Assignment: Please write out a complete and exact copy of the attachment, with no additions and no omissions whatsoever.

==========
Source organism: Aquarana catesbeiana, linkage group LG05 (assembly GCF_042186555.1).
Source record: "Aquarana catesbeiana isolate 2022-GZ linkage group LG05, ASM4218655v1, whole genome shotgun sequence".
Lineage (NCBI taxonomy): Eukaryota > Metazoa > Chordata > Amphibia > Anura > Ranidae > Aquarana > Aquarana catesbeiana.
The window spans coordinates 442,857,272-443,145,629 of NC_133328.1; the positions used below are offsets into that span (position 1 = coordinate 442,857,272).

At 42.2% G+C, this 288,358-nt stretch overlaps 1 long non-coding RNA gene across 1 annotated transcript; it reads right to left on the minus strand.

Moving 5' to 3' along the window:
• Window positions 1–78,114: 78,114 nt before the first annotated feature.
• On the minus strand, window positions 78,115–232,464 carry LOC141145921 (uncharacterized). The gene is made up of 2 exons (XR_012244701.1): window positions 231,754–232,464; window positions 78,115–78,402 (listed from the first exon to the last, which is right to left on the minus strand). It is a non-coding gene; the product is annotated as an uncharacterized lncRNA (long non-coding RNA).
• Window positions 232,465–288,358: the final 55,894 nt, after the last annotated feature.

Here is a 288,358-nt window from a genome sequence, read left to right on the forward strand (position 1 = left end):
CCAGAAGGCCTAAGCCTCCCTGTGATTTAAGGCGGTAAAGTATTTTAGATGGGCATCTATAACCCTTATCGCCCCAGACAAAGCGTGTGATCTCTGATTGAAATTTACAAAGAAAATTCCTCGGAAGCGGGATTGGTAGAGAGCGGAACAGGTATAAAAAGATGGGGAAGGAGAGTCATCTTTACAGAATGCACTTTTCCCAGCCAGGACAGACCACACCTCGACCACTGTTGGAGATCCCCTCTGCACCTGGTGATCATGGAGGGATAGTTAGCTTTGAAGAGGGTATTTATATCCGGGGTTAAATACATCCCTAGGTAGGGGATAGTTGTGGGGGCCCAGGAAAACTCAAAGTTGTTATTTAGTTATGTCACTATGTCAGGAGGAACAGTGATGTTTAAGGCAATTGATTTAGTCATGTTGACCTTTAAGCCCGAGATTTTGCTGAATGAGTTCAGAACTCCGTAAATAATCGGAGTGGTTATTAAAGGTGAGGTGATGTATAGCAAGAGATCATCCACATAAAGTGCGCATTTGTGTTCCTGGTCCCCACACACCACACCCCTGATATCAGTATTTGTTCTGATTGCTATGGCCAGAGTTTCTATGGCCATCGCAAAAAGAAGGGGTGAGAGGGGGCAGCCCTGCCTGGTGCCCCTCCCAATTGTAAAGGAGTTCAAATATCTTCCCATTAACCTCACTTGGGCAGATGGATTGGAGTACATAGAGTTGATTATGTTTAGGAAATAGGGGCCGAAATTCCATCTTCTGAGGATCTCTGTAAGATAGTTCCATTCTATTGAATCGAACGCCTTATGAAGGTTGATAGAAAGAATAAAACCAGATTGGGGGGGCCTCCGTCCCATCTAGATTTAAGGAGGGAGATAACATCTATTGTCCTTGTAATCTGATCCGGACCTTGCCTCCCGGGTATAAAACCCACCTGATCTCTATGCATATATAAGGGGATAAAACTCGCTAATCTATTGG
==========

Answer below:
Source organism: Aquarana catesbeiana, linkage group LG05 (assembly GCF_042186555.1).
Source record: "Aquarana catesbeiana isolate 2022-GZ linkage group LG05, ASM4218655v1, whole genome shotgun sequence".
Lineage (NCBI taxonomy): Eukaryota > Metazoa > Chordata > Amphibia > Anura > Ranidae > Aquarana > Aquarana catesbeiana.
The window spans coordinates 442,857,272-443,145,629 of NC_133328.1; the positions used below are offsets into that span (position 1 = coordinate 442,857,272).

At 42.2% G+C, this 288,358-nt stretch overlaps 1 long non-coding RNA gene across 1 annotated transcript; it reads right to left on the minus strand.

Moving 5' to 3' along the window:
• Window positions 1–78,114: 78,114 nt before the first annotated feature.
• On the minus strand, window positions 78,115–232,464 carry LOC141145921 (uncharacterized). The gene is made up of 2 exons (XR_012244701.1): window positions 231,754–232,464; window positions 78,115–78,402 (listed from the first exon to the last, which is right to left on the minus strand). It is a non-coding gene; the product is annotated as an uncharacterized lncRNA (long non-coding RNA).
• Window positions 232,465–288,358: the final 55,894 nt, after the last annotated feature.

Here is a 288,358-nt window from a genome sequence, read left to right on the forward strand (position 1 = left end):
CCAGAAGGCCTAAGCCTCCCTGTGATTTAAGGCGGTAAAGTATTTTAGATGGGCATCTATAACCCTTATCGCCCCAGACAAAGCGTGTGATCTCTGATTGAAATTTACAAAGAAAATTCCTCGGAAGCGGGATTGGTAGAGAGCGGAACAGGTATAAAAAGATGGGGAAGGAGAGTCATCTTTACAGAATGCACTTTTCCCAGCCAGGACAGACCACACCTCGACCACTGTTGGAGATCCCCTCTGCACCTGGTGATCATGGAGGGATAGTTAGCTTTGAAGAGGGTATTTATATCCGGGGTTAAATACATCCCTAGGTAGGGGATAGTTGTGGGGGCCCAGGAAAACTCAAAGTTGTTATTTAGTTATGTCACTATGTCAGGAGGAACAGTGATGTTTAAGGCAATTGATTTAGTCATGTTGACCTTTAAGCCCGAGATTTTGCTGAATGAGTTCAGAACTCCGTAAATAATCGGAGTGGTTATTAAAGGTGAGGTGATGTATAGCAAGAGATCATCCACATAAAGTGCGCATTTGTGTTCCTGGTCCCCACACACCACACCCCTGATATCAGTATTTGTTCTGATTGCTATGGCCAGAGTTTCTATGGCCATCGCAAAAAGAAGGGGTGAGAGGGGGCAGCCCTGCCTGGTGCCCCTCCCAATTGTAAAGGAGTTCAAATATCTTCCCATTAACCTCACTTGGGCAGATGGATTGGAGTACATAGAGTTGATTATGTTTAGGAAATAGGGGCCGAAATTCCATCTTCTGAGGATCTCTGTAAGATAGTTCCATTCTATTGAATCGAACGCCTTATGAAGGTTGATAGAAAGAATAAAACCAGATTGGGGGGGCCTCCGTCCCATCTAGATTTAAGGAGGGAGATAACATCTATTGTCCTTGTAATCTGATCCGGACCTTGCCTCCCGGGTATAAAACCCACCTGATCTCTATGCATATATAAGGGGATAAAACTCGCTAATCTATTGG